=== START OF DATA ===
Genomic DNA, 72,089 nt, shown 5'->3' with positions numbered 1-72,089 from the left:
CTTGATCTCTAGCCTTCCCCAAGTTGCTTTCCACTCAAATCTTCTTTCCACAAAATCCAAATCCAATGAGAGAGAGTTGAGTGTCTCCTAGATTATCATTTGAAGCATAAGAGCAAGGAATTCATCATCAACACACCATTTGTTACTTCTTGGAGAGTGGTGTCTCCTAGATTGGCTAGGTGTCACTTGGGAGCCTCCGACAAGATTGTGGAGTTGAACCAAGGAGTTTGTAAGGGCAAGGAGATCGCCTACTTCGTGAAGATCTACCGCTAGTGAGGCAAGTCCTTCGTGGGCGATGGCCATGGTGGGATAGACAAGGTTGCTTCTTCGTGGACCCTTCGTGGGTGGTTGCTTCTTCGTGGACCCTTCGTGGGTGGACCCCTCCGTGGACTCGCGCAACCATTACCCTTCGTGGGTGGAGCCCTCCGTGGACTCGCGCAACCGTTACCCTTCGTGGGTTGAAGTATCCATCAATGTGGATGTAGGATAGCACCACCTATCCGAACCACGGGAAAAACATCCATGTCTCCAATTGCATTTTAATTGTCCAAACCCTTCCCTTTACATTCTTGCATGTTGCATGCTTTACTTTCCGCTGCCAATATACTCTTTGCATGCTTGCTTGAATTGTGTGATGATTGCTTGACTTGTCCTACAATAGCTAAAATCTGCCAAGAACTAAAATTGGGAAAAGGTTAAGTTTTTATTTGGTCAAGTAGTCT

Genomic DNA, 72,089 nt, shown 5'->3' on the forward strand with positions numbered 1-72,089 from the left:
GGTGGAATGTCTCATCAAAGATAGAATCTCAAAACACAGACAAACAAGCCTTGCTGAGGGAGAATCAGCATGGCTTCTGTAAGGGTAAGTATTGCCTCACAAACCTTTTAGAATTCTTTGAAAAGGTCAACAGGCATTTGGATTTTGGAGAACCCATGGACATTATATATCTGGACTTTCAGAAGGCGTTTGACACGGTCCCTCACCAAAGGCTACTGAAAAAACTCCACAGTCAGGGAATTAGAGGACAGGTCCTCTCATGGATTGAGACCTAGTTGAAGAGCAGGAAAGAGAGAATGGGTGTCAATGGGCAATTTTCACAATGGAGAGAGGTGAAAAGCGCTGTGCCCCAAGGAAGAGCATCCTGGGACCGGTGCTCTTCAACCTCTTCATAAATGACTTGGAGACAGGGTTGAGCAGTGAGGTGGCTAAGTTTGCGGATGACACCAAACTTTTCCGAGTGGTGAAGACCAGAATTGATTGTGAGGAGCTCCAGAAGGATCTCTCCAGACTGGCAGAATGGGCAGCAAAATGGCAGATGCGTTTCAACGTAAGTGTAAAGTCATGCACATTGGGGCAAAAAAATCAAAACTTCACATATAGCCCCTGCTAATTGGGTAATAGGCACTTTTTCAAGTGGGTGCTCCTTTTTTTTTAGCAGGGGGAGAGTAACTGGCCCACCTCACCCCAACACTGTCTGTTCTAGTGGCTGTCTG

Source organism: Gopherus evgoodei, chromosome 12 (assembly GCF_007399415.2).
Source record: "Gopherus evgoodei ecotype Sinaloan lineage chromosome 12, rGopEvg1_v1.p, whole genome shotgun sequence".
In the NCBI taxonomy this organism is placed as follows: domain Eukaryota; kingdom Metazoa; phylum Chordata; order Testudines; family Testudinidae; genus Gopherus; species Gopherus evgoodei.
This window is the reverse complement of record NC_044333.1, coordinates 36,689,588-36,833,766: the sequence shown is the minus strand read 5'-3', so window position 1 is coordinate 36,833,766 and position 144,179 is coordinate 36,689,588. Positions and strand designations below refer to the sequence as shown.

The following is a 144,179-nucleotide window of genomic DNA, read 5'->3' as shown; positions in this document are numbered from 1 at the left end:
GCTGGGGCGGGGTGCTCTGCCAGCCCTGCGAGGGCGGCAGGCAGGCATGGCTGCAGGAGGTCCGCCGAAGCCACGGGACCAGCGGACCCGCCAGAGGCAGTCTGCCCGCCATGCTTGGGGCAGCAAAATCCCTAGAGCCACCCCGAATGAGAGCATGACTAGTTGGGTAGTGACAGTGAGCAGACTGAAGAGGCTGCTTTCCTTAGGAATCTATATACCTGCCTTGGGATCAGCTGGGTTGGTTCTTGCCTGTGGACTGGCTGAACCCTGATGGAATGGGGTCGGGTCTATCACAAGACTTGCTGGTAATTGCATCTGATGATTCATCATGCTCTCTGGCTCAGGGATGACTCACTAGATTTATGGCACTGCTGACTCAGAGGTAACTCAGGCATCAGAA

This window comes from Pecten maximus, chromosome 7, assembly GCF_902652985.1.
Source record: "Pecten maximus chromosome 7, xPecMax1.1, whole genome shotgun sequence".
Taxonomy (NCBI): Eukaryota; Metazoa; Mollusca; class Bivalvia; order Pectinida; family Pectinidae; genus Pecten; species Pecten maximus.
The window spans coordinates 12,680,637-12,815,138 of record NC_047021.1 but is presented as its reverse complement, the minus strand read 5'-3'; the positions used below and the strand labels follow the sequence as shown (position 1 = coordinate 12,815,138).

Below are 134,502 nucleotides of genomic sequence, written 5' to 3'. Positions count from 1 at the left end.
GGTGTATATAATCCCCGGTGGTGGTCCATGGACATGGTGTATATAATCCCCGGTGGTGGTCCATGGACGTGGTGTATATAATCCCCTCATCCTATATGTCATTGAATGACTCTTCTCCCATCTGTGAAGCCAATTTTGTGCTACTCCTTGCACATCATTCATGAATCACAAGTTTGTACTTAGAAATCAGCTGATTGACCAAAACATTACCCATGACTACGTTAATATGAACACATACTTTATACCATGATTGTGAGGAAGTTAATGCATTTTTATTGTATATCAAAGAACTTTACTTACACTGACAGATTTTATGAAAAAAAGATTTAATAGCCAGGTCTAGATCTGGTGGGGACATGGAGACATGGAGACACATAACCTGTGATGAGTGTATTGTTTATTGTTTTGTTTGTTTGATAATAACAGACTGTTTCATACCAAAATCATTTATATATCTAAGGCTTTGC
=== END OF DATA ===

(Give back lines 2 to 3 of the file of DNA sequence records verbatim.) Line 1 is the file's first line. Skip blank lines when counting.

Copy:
CTTGATCTCTAGCCTTCCCCAAGTTGCTTTCCACTCAAATCTTCTTTCCACAAAATCCAAATCCAATGAGAGAGAGTTGAGTGTCTCCTAGATTATCATTTGAAGCATAAGAGCAAGGAATTCATCATCAACACACCATTTGTTACTTCTTGGAGAGTGGTGTCTCCTAGATTGGCTAGGTGTCACTTGGGAGCCTCCGACAAGATTGTGGAGTTGAACCAAGGAGTTTGTAAGGGCAAGGAGATCGCCTACTTCGTGAAGATCTACCGCTAGTGAGGCAAGTCCTTCGTGGGCGATGGCCATGGTGGGATAGACAAGGTTGCTTCTTCGTGGACCCTTCGTGGGTGGTTGCTTCTTCGTGGACCCTTCGTGGGTGGACCCCTCCGTGGACTCGCGCAACCATTACCCTTCGTGGGTGGAGCCCTCCGTGGACTCGCGCAACCGTTACCCTTCGTGGGTTGAAGTATCCATCAATGTGGATGTAGGATAGCACCACCTATCCGAACCACGGGAAAAACATCCATGTCTCCAATTGCATTTTAATTGTCCAAACCCTTCCCTTTACATTCTTGCATGTTGCATGCTTTACTTTCCGCTGCCAATATACTCTTTGCATGCTTGCTTGAATTGTGTGATGATTGCTTGACTTGTCCTACAATAGCTAAAATCTGCCAAGAACTAAAATTGGGAAAAGGTTAAGTTTTTATTTGGTCAAGTAGTCT

Genomic DNA, 72,089 nt, shown 5'->3' on the forward strand with positions numbered 1-72,089 from the left: